The beer smelled funky, with some wine-like notes. Lemon citrus came shining through upon tasting, and the funk became more pronounced as the beer warmed up. Lambickx drinks more like a wine than a beer, with only the most minimal carbonation present.  We're not sure if this was by design or due to poor ageing, but it made for a rather unique experience which ultimately left us just a bit disappointed: B

Wednesday, September 4, 2013

Holy crow! Three and Oh!

Scott enjoyed Sunday's game more than we did:

Liverpool’s recent modus operandi of scoring early and then hanging on by a corn silk strand for the victory has been effective thus far but I’ve had to double my heart medication.  On the bright side, compared to last season’s start, at least I’m treating a hereditary condition rather than simply clamoring for any type of drug to dull the pain.  It’s been three up and three down so far, with the latest narrow victory over Manchester United catapulting the Reds to the top of the table.  Bruised from self-pinching and with splinters and callouses on my knuckles, 2 weeks is way too long to wait to see if this ride will continue against Swansea.
In the 161st meeting between Liverpool and Manchester United, since the rivalry began in1895, the players were serenaded with cacophonous renditions of You’ll Never Walk Alone before, during and after the game.  With 24 of the last 41 championships having been claimed by one of the Reds on the field, it is not hyperbole to say this derby is huge in multiple senses of that word.  And since games are opened up by goals, what a treat to see the Good Guys score in the 4th minute due to intense offensive pressure that lead to a corner.  Daniel Agger was there to dutifully head toward his namesake, Daniel Sturridge, who glanced the ball past Patrice Evra on the line for his third goal in three games. Who would have thought that would be the only goal of the game?

Game Day Beer Review: Bayoue Teche Brewery Cocodrie Tripel Ale

(8.00% ABV) Cocodrie -- the French word for alligator -- was poured from a 22 ounce bottle into a tulip glass at the home office. This beautiful honey colored beer had a fluffy white head that refused to leave, like a houseguest who has overstayed their welcome -- except in this case, the lacing added nicely to the beer's overall effect as the glass slowly drained.

The beer's smell was the combination of of the yin-like funkiness of yeast and the yang-like sweetness of orange, with a hint of dry apple to balance the twin scents out.  We tasted many of the same flavors upon drinking Cocodrie, with some wheat thrown in for good measure, and there was just a hint of hoppy bitterness at the end. Cocodrie had a long and smooth, dry finish, and alcohol was very well hidden. A-

Tuesday, September 3, 2013

The Gang That Couldn't Shoot Straight

o It's ironic, isn't it?  A summer-long transfer saga that began simmering over Wayne Rooney's disheveled mindframe has boiled over after a frutratingly inept transfer window closed yesterday, leaving many Manchester United fans in the very same state that their number 10 found himself: angry and confused.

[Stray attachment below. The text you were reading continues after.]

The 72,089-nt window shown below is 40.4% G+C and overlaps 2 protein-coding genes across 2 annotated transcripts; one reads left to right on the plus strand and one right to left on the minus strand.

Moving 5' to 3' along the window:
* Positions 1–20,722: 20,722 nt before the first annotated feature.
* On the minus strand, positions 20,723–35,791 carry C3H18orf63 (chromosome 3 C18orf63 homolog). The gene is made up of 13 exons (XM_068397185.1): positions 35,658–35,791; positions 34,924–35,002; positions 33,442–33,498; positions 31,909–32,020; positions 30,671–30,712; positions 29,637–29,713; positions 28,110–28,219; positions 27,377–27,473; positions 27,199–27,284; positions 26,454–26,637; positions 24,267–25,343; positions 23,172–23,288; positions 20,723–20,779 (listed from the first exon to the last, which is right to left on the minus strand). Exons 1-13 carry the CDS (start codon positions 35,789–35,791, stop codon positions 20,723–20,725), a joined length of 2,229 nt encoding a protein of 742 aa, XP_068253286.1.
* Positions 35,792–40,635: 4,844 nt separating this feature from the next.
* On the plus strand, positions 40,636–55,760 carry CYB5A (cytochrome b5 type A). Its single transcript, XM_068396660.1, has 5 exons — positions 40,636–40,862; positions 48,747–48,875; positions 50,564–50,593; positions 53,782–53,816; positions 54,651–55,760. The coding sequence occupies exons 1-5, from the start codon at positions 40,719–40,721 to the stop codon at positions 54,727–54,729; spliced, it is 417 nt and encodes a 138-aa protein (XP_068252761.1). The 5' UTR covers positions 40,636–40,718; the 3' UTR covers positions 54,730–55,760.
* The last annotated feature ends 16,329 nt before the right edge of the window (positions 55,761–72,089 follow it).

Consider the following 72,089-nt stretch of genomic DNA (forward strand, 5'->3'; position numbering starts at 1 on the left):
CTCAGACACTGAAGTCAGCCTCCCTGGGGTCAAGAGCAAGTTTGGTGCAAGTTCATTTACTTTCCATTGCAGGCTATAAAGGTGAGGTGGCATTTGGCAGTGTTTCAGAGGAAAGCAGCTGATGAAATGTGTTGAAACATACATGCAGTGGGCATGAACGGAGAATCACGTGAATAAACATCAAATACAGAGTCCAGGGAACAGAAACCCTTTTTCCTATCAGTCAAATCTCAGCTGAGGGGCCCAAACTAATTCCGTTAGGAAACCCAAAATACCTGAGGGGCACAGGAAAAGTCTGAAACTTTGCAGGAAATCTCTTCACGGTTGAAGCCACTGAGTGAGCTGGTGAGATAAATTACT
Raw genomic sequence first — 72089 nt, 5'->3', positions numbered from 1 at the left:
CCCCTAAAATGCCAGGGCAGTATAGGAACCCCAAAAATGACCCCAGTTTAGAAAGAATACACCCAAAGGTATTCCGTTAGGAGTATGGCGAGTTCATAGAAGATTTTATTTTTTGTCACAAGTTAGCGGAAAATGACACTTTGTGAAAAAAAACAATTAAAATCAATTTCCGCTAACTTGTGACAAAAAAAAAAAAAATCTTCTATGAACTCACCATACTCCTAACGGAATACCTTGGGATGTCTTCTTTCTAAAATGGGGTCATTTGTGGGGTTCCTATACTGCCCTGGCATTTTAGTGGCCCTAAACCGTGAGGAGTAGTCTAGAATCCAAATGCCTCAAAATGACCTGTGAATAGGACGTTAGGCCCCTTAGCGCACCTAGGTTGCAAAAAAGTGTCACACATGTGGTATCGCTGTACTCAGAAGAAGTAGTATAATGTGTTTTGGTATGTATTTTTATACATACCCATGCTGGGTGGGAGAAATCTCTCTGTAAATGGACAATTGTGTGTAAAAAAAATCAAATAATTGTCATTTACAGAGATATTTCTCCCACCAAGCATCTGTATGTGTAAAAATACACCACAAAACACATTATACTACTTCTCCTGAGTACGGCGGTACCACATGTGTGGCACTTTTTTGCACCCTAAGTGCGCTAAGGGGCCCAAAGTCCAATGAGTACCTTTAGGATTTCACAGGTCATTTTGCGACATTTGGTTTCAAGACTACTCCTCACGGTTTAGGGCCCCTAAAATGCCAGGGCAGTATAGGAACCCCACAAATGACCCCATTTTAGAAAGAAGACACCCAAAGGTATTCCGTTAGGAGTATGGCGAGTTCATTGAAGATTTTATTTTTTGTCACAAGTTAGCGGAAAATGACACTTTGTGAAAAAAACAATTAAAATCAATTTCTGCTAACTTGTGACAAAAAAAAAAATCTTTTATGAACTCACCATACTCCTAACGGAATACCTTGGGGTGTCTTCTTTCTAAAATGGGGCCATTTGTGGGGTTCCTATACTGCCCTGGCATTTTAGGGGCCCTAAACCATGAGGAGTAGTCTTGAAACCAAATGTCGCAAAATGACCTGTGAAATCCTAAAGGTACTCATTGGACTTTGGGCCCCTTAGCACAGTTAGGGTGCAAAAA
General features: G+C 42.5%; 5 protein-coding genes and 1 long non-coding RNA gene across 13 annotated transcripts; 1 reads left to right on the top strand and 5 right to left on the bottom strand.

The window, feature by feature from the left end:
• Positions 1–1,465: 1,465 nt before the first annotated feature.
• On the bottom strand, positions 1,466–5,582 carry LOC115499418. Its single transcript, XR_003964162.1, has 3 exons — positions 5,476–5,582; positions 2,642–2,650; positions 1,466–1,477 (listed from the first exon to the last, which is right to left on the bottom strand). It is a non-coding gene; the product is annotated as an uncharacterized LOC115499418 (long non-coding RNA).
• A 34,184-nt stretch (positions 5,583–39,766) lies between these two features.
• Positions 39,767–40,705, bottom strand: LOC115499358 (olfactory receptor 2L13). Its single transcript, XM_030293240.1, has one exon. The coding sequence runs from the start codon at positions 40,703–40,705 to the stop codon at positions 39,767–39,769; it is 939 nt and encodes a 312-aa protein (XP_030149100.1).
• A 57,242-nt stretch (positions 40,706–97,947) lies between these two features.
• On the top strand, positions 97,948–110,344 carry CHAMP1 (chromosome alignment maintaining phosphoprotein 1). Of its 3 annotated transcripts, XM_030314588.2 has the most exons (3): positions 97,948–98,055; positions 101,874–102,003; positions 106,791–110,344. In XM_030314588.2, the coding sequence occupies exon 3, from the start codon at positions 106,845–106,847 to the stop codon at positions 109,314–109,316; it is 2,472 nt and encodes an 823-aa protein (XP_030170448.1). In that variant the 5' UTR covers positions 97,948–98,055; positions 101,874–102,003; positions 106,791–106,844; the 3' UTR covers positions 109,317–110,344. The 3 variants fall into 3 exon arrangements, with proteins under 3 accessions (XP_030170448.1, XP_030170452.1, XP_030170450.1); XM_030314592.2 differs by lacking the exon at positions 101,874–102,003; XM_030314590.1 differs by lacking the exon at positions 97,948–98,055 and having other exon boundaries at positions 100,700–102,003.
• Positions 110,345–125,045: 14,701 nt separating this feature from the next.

o When was the last time you heard Manchester United referred to as a "laughing stock?"  We'll bet most fans can't recall that far back -- before yesterday's events reared their ugly head.  The reputation for shrewd business dealings and disciplined, tactical efforts in the transfer window lies in tatters now as the United front office managed to turn the present champions of England into the Gang That Couldn't Shoot Straight in a little over two months time.  We won't go so far as to apportion direct blame -- we'll leave that to others to decide, as things in our experience are never quite as they appear -- but we will say that Messrs. Woodward and Moyes had to expect that their first transfer window would be an event by which their behavior and results would be judged.

o In this blog we will more closely examine the pathetic situation which occurred over the past several weeks, a situation that reached its apogee in a fiasco-laden effort to secure a fax from Real Madrid as the clock ticked menacingly toward 11pm BST -- a fax that ultimately failed to arrive at its destination. [The cheap and easy thing here would be to make an analogy to Ed Woodward's failure to arrive at his destination after the United Chief Executive left the pre-season tour of Australia on "urgent transfer business" BACK IN JULY, but we wouldn't be so cruel and callous as to do that.]
o First off, a quick question for all of you out there, especially those of you who operate in what is commonly known as a "business" (a term the United front office may want to investigate): Does anyone still use a fax machine?  Has the front office at United heard of PDFs?  Adobe is a rather large software company, one with a global reach, and most professionals use its Portable Document Format to scan and send documents and signature pages by e-mail these days.  Here's a tip for the front office: you may want to look into this newfangled technology. It's a bit complicated, but we think you might ultimately get the hang of it.

Monday, September 2, 2013

Game Day Beer Review: Allagash Curieux Bourbon Barrel-Aged Tripel

(11.0% ABV) Poured from a 750 ml bottle into a snifter glass after a late night on the football pitch. Curieux poured a clear and deep gold color with a head composed of the purest white, tiniest bubbles we've ever seen in a beer -- more akin to shaving cream than anything else.
The beer smelled of ripe fruit up front: bananas, apples and lemon, mixed with some slight woodsy scent and a peppery smell as it lingered.

There's bourbon through and through this beer after the initial fruit taste wears off. Curieux is aggressively carbonated and tingles the tongue. The beer contains some slight heat on the finish as the alcohol makes itself apparent. It's not nearly as sweet as some other tripels, and very much to our liking. Curieux is a great beer from a great brewery: A